The Ministry of Education has acknowledged there are mistakes in the data behind the Government's shake-up of Canterbury schools.
The Government is proposing shutting 13 Canterbury schools, merging 18 into nine and relocating another seven.
Minister of Education Hekia Parata has used data collected by her ministry on how many buildings at each school suffered damage in the series of earthquakes which have rocked the region over the past two years, the state of the land beneath the schools, and the schools' rolls to determine which schools should close or merge.
However according to a report by TV3's Campbell Live, 22 affected schools believe the information used by the Ministry of Education is factually incorrect.
Burnside Primary is listed as having 50 earthquake-damaged buildings - despite the school having only five buildings. The school's principal Matt Bateman told Campbell Live he believed the school can be repaired for half the $9 million figure the ministry has quoted.
Central New Brighton Primary, Ouruhia Model School and Greenpark School say they have also been assessed as having more quake-damaged buildings than they actually have, meaning figures quoted to repair the schools are inflated. Intermediates and high schools in the city claim the same errors have been made.
In another case a sand long-jump pit at Burwood School was mistaken for liquefaction, while some schools say buildings not owned by the ministry are being included in their assessments.
Several schools also complained that enrolment figures from March were being used, despite student numbers increasing since then in some cases. The roll at Windsor School, for example, is up 75 students since March.
Ms Parata declined to appear, but Ministry of Education chief executive Lesley Longstone told Campbell Live there were three cases where the number of buildings was in correct. One of these were due to a transcription error and the others were due to "interpretation", she said.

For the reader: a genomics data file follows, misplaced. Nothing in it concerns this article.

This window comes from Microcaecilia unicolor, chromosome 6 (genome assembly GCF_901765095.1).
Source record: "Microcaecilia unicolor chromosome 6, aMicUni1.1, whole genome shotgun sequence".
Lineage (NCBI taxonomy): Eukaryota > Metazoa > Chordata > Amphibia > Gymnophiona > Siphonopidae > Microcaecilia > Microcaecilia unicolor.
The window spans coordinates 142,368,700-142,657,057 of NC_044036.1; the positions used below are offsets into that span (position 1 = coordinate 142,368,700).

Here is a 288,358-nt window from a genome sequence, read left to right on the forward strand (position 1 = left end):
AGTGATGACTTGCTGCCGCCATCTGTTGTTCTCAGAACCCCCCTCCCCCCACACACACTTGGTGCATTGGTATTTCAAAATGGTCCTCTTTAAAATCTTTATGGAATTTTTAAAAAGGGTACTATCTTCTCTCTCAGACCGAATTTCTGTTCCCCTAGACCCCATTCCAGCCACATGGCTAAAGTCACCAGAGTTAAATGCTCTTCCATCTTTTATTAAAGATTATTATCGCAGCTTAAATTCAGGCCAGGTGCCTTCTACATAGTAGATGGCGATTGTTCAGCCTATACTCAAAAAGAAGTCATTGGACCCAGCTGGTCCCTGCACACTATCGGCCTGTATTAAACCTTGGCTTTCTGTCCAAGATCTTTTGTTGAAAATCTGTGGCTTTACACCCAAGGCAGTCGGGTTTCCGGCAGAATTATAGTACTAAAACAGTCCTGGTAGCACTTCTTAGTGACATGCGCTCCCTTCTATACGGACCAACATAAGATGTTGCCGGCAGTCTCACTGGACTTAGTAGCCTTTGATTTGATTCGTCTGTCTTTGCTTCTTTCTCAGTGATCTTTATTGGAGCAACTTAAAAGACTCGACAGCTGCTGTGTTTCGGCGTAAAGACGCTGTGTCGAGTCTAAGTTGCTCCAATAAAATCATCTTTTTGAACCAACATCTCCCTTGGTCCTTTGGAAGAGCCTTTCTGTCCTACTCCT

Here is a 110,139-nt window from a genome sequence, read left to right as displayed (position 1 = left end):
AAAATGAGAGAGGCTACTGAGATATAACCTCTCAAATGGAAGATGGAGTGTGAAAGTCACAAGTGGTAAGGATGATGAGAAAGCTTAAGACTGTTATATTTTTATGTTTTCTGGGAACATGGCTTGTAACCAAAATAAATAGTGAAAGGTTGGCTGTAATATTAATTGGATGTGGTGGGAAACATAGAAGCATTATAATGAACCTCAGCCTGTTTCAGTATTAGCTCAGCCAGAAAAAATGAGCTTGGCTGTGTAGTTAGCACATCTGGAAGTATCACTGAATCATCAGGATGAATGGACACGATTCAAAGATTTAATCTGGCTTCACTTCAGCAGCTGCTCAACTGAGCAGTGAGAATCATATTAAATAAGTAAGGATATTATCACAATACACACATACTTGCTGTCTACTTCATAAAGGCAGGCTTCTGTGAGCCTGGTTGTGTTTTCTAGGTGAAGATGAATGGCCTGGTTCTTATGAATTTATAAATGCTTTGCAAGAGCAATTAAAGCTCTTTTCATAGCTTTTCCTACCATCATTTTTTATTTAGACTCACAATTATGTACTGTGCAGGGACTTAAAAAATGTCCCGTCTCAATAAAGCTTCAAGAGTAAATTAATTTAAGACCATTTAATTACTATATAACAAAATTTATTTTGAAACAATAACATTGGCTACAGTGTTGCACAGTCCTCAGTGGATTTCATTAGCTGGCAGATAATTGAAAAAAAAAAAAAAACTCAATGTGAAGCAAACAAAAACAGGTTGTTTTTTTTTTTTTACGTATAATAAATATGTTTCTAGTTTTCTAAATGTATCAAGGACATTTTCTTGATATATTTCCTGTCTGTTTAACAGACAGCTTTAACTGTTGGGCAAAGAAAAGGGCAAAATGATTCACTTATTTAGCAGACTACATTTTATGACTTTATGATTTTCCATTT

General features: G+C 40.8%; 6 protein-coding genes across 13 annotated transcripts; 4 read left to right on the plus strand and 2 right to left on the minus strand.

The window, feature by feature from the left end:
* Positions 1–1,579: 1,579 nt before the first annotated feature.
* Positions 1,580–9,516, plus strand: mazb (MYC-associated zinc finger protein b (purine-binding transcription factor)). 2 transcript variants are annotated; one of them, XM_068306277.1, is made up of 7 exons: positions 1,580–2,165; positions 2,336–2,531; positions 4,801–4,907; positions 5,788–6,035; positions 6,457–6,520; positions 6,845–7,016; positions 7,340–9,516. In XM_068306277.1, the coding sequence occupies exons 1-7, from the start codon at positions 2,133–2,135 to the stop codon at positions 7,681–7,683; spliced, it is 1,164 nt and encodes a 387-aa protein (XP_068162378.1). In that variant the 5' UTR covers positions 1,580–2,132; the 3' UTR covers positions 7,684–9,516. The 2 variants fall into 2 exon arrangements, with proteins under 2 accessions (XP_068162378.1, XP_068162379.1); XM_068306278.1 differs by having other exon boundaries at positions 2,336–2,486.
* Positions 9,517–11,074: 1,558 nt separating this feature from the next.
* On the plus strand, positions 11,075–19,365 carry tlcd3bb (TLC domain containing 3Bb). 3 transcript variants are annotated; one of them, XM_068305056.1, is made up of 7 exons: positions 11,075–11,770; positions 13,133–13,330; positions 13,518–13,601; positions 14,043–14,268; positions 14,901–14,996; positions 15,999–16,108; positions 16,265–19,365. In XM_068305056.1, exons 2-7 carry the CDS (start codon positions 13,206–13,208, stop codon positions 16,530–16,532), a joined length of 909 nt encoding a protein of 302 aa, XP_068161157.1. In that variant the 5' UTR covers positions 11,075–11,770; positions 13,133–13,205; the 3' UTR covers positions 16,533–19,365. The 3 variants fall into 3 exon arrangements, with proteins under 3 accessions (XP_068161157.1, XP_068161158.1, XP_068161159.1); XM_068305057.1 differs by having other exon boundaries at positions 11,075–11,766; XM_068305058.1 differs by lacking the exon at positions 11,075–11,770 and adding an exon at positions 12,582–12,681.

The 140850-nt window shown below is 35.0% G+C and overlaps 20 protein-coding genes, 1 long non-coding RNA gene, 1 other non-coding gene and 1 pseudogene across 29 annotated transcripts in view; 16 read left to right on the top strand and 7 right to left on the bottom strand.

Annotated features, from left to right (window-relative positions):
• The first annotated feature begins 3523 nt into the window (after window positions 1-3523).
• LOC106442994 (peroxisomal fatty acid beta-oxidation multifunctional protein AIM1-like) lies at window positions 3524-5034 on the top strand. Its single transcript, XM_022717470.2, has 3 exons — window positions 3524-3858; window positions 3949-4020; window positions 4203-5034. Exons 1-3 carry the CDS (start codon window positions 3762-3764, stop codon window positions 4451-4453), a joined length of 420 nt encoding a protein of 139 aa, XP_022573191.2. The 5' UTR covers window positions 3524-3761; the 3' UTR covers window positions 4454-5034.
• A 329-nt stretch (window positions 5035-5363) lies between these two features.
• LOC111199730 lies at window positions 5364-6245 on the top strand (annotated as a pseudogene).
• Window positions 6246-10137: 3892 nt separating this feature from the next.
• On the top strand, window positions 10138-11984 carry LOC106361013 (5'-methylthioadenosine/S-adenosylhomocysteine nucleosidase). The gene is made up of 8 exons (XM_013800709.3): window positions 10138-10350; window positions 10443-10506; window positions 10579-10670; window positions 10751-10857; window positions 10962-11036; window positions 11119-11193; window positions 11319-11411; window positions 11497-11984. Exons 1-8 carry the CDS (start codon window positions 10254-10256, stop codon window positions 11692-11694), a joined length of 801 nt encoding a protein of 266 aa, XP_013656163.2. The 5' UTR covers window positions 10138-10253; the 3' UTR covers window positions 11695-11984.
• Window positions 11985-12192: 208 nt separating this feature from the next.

While admitting there were mistakes in the data, Ms Longstone rejected the suggestion the process had been rushed and the result was "ham-fisted".
"We have been working on these proposals for a very long time, throughout the process we have been consulting about the education provision across Christchurch as a whole. We do need to move and we need to move quickly, but the reason for that is we need to make provision for children for the places that they are now living where there are no places and we do need to work through the situation that we have," she said.
"What we can't do is avoid the simple truth that since the earthquakes, 4,500 children have moved out of Christchurch and the broader area."
The Government has stressed the plans are only proposals, and a decision on the future of the affected schools will be made in December.
"That's why we provided the data, so we can all look at it together and if there are issues we will work them through with individual schools and this is absolutely genuine consultation."
Ms Longstone acknowledged it has been "really difficult for the schools, principals and teachers in Christchurch".
"They have been through an awful lot and they have been absolute stalwarts in their communities over the past 18 months to two years."